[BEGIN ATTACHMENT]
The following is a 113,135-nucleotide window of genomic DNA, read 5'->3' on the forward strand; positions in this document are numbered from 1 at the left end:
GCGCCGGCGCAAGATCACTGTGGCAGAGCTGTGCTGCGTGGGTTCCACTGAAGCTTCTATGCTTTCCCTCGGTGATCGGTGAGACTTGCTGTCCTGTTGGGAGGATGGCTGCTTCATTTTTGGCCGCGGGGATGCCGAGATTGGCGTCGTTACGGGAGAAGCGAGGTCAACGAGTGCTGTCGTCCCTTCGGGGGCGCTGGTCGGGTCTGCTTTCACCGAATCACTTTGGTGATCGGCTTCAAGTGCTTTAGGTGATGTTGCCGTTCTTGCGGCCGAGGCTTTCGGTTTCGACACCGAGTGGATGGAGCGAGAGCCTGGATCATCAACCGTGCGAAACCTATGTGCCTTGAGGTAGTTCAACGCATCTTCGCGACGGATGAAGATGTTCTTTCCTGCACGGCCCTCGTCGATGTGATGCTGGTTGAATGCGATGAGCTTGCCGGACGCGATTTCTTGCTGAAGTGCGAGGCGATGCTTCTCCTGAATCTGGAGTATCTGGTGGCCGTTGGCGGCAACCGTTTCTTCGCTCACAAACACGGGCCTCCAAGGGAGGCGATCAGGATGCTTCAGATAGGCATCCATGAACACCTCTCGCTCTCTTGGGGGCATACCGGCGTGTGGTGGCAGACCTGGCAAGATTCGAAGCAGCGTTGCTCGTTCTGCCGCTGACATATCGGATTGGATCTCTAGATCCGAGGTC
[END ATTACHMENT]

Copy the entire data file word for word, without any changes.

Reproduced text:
The following is a 113,135-nucleotide window of genomic DNA, read 5'->3' on the forward strand; positions in this document are numbered from 1 at the left end:
GCGCCGGCGCAAGATCACTGTGGCAGAGCTGTGCTGCGTGGGTTCCACTGAAGCTTCTATGCTTTCCCTCGGTGATCGGTGAGACTTGCTGTCCTGTTGGGAGGATGGCTGCTTCATTTTTGGCCGCGGGGATGCCGAGATTGGCGTCGTTACGGGAGAAGCGAGGTCAACGAGTGCTGTCGTCCCTTCGGGGGCGCTGGTCGGGTCTGCTTTCACCGAATCACTTTGGTGATCGGCTTCAAGTGCTTTAGGTGATGTTGCCGTTCTTGCGGCCGAGGCTTTCGGTTTCGACACCGAGTGGATGGAGCGAGAGCCTGGATCATCAACCGTGCGAAACCTATGTGCCTTGAGGTAGTTCAACGCATCTTCGCGACGGATGAAGATGTTCTTTCCTGCACGGCCCTCGTCGATGTGATGCTGGTTGAATGCGATGAGCTTGCCGGACGCGATTTCTTGCTGAAGTGCGAGGCGATGCTTCTCCTGAATCTGGAGTATCTGGTGGCCGTTGGCGGCAACCGTTTCTTCGCTCACAAACACGGGCCTCCAAGGGAGGCGATCAGGATGCTTCAGATAGGCATCCATGAACACCTCTCGCTCTCTTGGGGGCATACCGGCGTGTGGTGGCAGACCTGGCAAGATTCGAAGCAGCGTTGCTCGTTCTGCCGCTGACATATCGGATTGGATCTCTAGATCCGAGGTC